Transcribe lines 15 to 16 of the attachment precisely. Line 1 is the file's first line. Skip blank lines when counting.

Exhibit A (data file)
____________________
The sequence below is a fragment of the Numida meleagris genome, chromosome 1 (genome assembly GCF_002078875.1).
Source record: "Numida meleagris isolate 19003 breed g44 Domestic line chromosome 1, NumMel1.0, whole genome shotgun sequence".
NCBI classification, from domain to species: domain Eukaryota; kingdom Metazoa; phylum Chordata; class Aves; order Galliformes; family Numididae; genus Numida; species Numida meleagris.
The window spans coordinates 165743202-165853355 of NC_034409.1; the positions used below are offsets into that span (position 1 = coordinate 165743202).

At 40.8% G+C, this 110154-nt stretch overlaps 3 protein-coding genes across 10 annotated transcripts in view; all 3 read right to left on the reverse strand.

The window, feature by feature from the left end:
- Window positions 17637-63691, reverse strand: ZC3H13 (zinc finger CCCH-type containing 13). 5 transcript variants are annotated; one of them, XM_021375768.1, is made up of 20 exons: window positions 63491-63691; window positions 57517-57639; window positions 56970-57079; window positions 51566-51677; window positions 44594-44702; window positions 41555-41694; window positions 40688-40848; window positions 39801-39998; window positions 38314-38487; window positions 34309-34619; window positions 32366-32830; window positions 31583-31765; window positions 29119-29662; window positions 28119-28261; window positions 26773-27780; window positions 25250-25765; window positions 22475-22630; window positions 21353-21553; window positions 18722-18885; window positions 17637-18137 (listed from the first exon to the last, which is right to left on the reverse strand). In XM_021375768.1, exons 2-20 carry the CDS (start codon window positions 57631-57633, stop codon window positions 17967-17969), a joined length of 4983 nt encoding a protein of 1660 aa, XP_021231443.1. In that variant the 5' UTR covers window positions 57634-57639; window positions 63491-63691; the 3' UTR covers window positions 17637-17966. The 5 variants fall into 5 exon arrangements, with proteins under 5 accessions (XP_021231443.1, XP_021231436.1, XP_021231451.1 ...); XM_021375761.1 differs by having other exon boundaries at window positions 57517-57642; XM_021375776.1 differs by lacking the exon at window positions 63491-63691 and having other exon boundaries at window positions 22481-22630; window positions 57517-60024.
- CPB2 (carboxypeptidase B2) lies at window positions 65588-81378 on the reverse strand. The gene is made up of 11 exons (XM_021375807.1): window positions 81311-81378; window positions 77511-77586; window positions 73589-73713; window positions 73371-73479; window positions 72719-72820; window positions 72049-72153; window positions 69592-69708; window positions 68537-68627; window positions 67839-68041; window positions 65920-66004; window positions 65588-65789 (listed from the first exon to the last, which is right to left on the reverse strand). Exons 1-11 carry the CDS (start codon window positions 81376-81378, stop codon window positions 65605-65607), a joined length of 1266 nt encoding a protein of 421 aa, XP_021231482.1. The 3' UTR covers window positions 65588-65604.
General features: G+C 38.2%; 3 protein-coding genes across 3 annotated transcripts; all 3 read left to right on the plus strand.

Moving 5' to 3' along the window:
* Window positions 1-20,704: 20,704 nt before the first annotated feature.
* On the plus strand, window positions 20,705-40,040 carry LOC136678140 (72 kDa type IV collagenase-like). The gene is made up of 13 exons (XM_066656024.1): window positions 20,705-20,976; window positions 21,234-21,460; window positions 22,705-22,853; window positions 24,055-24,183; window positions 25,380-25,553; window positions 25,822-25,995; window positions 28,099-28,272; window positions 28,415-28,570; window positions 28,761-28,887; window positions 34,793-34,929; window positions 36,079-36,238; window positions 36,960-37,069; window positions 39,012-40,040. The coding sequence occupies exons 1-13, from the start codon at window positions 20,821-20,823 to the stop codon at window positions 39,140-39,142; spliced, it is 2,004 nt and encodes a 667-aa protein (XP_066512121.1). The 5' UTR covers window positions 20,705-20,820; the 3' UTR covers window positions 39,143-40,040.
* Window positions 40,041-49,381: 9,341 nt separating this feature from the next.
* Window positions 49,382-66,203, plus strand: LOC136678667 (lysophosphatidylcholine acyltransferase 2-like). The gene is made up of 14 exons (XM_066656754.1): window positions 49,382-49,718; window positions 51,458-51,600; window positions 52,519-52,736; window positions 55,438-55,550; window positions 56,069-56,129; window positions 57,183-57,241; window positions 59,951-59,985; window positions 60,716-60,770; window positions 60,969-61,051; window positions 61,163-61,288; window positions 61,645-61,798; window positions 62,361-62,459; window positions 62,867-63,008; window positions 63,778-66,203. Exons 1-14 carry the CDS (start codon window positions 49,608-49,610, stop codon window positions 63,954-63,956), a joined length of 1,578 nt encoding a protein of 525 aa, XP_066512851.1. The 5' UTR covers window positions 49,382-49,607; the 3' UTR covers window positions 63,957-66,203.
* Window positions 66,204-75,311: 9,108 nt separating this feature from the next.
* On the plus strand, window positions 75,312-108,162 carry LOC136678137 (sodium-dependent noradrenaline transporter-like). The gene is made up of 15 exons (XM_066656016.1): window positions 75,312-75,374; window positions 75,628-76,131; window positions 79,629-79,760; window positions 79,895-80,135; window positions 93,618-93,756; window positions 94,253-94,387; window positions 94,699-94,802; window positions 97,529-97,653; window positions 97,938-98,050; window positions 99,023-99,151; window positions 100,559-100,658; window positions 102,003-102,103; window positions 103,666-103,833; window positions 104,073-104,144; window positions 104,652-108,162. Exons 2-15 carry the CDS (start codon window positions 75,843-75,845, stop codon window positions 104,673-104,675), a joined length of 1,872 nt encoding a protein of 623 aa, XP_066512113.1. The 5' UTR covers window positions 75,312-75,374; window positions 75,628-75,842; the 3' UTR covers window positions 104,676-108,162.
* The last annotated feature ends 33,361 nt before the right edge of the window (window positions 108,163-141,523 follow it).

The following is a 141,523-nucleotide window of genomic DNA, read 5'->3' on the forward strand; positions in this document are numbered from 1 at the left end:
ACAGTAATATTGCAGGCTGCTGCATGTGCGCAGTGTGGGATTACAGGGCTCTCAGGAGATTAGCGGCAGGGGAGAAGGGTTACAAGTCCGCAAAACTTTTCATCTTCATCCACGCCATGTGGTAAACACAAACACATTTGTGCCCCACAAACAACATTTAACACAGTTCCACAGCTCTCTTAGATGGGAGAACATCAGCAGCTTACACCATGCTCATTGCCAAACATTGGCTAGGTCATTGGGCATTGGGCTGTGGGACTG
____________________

* Window positions 66,204-75,311: 9,108 nt separating this feature from the next.
* On the plus strand, window positions 75,312-108,162 carry LOC136678137 (sodium-dependent noradrenaline transporter-like). The gene is made up of 15 exons (XM_066656016.1): window positions 75,312-75,374; window positions 75,628-76,131; window positions 79,629-79,760; window positions 79,895-80,135; window positions 93,618-93,756; window positions 94,253-94,387; window positions 94,699-94,802; window positions 97,529-97,653; window positions 97,938-98,050; window positions 99,023-99,151; window positions 100,559-100,658; window positions 102,003-102,103; window positions 103,666-103,833; window positions 104,073-104,144; window positions 104,652-108,162. Exons 2-15 carry the CDS (start codon window positions 75,843-75,845, stop codon window positions 104,673-104,675), a joined length of 1,872 nt encoding a protein of 623 aa, XP_066512113.1. The 5' UTR covers window positions 75,312-75,374; window positions 75,628-75,842; the 3' UTR covers window positions 104,676-108,162.